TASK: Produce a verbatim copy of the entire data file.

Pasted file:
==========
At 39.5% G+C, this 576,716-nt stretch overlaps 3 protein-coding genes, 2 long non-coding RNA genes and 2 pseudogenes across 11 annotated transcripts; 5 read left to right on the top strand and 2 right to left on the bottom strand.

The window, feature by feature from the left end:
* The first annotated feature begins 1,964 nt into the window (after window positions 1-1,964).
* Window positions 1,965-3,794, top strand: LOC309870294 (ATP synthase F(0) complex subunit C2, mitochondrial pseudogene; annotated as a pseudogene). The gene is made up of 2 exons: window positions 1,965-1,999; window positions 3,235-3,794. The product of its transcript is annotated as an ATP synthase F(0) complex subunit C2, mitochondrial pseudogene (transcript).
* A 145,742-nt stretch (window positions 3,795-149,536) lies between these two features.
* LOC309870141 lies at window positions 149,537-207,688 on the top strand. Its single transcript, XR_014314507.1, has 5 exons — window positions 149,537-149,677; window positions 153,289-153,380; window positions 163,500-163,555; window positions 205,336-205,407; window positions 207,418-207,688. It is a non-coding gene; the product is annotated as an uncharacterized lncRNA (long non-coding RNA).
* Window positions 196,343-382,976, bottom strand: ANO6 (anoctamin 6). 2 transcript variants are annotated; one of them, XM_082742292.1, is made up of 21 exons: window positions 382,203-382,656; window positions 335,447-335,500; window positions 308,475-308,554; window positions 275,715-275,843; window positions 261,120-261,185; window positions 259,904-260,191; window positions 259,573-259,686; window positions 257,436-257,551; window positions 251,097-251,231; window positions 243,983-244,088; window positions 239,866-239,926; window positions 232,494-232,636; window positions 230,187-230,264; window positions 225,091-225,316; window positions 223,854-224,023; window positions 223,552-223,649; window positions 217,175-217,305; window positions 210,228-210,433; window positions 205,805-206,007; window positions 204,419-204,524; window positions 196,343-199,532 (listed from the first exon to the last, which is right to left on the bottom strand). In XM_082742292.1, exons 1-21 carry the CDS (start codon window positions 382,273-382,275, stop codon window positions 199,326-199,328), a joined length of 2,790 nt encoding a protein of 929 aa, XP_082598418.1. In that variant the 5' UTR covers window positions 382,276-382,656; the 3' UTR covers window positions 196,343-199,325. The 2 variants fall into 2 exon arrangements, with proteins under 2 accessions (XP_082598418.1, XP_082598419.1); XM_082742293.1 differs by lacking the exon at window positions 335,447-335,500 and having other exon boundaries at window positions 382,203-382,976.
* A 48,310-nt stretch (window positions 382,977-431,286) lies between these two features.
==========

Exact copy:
At 39.5% G+C, this 576,716-nt stretch overlaps 3 protein-coding genes, 2 long non-coding RNA genes and 2 pseudogenes across 11 annotated transcripts; 5 read left to right on the top strand and 2 right to left on the bottom strand.

The window, feature by feature from the left end:
* The first annotated feature begins 1,964 nt into the window (after window positions 1-1,964).
* Window positions 1,965-3,794, top strand: LOC309870294 (ATP synthase F(0) complex subunit C2, mitochondrial pseudogene; annotated as a pseudogene). The gene is made up of 2 exons: window positions 1,965-1,999; window positions 3,235-3,794. The product of its transcript is annotated as an ATP synthase F(0) complex subunit C2, mitochondrial pseudogene (transcript).
* A 145,742-nt stretch (window positions 3,795-149,536) lies between these two features.
* LOC309870141 lies at window positions 149,537-207,688 on the top strand. Its single transcript, XR_014314507.1, has 5 exons — window positions 149,537-149,677; window positions 153,289-153,380; window positions 163,500-163,555; window positions 205,336-205,407; window positions 207,418-207,688. It is a non-coding gene; the product is annotated as an uncharacterized lncRNA (long non-coding RNA).
* Window positions 196,343-382,976, bottom strand: ANO6 (anoctamin 6). 2 transcript variants are annotated; one of them, XM_082742292.1, is made up of 21 exons: window positions 382,203-382,656; window positions 335,447-335,500; window positions 308,475-308,554; window positions 275,715-275,843; window positions 261,120-261,185; window positions 259,904-260,191; window positions 259,573-259,686; window positions 257,436-257,551; window positions 251,097-251,231; window positions 243,983-244,088; window positions 239,866-239,926; window positions 232,494-232,636; window positions 230,187-230,264; window positions 225,091-225,316; window positions 223,854-224,023; window positions 223,552-223,649; window positions 217,175-217,305; window positions 210,228-210,433; window positions 205,805-206,007; window positions 204,419-204,524; window positions 196,343-199,532 (listed from the first exon to the last, which is right to left on the bottom strand). In XM_082742292.1, exons 1-21 carry the CDS (start codon window positions 382,273-382,275, stop codon window positions 199,326-199,328), a joined length of 2,790 nt encoding a protein of 929 aa, XP_082598418.1. In that variant the 5' UTR covers window positions 382,276-382,656; the 3' UTR covers window positions 196,343-199,325. The 2 variants fall into 2 exon arrangements, with proteins under 2 accessions (XP_082598418.1, XP_082598419.1); XM_082742293.1 differs by lacking the exon at window positions 335,447-335,500 and having other exon boundaries at window positions 382,203-382,976.
* A 48,310-nt stretch (window positions 382,977-431,286) lies between these two features.